By Linda Looney-Bond
The great aunt of two Clayton County children at the center of a tainted-soup trial underway at the Harold R. Banke Justice Center, took the stand Tuesday and became teary-eyed.
Linda Willis paused, and began to cry when she testified that the defendant, William Cunningham, 44, of Stockbridge, verbally abused his young son with "some pretty nasty names."
Cunningham is on trial in Clayton County Superior Court, charged with the 2006 alleged poisoning of his then 3-year-old son and 18-month-old daughter, by placing lighter fluid and prescription drugs in Campbell's Soup that he fed to the children on three separate occasions.
When questioned by Clayton County District Attorney Tracy Graham Lawson about Cunningham's relationship with his son, Willis described an alleged incident at the toddler's first birthday party. "Bill [William Cunningham] took [the boy's] face and slammed it down into his cake," she said. "We had to get the cake out of his nose and mouth, so he could breathe. Once he was able to breathe, he started crying," she said. "Bill thought it was funny," said Willis.
Cunningham is currently being tried on state charges, but is already serving a federal sentence in the case, after he pleaded guilty to communicating false information. Cunningham admitted to falsely stating that the soup that sickened his children was factory-contaminated. He was sentenced to five years in prison in April 2007, according to federal authorities.
Cunningham had hoped to sue the Campbell's Soup Company to make money, federal authorities said.
On day two of the trial, Graham Lawson also called to the stand Schnese Boddie, a registered nurse who came in contact with the two children when they were taken to Children's Healthcare of Atlanta in Morrow on Jan. 29, 2006.
Boddie said Cunningham told hospital staff that the children became sick after he fed them Campbell's soup. She described the condition of the 18-month-old girl: "When I received her, she was intubated -- had tubes down her throat -- and she was unconscious," said Boddie.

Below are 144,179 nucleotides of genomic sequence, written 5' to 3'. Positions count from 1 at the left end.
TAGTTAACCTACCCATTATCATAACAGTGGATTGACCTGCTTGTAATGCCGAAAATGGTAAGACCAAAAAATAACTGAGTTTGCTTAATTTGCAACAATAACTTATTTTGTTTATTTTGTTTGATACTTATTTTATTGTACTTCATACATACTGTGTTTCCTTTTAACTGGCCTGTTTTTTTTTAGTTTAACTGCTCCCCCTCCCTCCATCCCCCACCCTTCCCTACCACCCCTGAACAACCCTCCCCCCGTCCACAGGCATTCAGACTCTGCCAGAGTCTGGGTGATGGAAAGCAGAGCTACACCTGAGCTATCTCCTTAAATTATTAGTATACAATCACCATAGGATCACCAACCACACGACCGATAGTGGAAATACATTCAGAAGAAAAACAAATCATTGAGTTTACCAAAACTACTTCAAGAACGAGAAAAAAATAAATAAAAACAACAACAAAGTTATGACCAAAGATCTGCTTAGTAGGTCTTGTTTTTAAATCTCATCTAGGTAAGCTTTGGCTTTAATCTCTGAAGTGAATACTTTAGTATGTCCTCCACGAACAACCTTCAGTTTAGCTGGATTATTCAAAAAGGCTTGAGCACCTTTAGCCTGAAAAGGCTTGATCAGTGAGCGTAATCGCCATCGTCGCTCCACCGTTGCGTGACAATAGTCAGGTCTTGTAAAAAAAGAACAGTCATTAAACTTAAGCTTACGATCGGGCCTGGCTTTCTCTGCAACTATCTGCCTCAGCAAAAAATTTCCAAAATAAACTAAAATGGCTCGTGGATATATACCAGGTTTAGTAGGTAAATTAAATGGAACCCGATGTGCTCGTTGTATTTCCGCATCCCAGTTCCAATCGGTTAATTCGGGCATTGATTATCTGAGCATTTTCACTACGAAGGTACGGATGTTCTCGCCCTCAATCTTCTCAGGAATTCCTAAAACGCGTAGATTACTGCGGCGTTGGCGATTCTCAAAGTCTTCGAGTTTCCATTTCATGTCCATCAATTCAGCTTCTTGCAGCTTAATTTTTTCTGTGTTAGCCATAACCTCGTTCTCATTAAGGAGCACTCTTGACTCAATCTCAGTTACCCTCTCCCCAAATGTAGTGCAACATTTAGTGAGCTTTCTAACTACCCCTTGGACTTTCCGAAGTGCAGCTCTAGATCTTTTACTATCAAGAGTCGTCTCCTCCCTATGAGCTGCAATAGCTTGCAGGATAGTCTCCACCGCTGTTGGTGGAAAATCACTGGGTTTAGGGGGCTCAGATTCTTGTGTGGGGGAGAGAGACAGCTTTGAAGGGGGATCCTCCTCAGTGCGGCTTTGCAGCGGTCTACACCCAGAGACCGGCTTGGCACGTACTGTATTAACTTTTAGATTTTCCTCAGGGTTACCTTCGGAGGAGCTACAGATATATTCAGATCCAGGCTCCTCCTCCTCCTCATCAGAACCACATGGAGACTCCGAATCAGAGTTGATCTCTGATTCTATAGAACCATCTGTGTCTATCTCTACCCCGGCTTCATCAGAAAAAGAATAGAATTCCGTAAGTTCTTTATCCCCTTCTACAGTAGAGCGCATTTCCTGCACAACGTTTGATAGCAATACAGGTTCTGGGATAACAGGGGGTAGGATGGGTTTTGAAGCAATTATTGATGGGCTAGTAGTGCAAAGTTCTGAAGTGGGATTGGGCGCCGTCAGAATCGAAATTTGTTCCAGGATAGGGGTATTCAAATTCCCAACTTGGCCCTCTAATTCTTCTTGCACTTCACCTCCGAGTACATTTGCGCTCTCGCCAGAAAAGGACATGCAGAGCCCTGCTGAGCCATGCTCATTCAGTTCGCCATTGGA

She said the girl's parents brought the chicken noodle soup they said the children had ingested to the hospital. "I looked at the soup, and the soup was green. It kind of made me a little dizzy to where I had to sit down a couple of minutes," Boddie said.
State's witness, Dr. Ifeoma Eke, testified that she was the pediatrician who treated the children during that same visit to the hospital on Jan. 29, 2006.
"I was worried that she [18-month-old girl] might be drifting into a state of unconsciousness," Eke said. "She was unable to sit up. I was very worried she might drift into a state of coma.
"Because of her state, we decided to transport her by helicopter," to Egleston Children's hospital in Atlanta.
The children now live with their mother and grandmother in Morrow, according to witness testimony.
Graham Lawson said the state will continue to present witnesses today in the trial being heard by Clayton County Chief Superior Court Judge Matthew Simmons.
Cunningham is charged with five counts of cruelty to children and two counts of aggravated assault. Graham Lawson said if convicted on all of the charges, Cunningham could face a prison sentence of "100 years, for sure, maybe 140."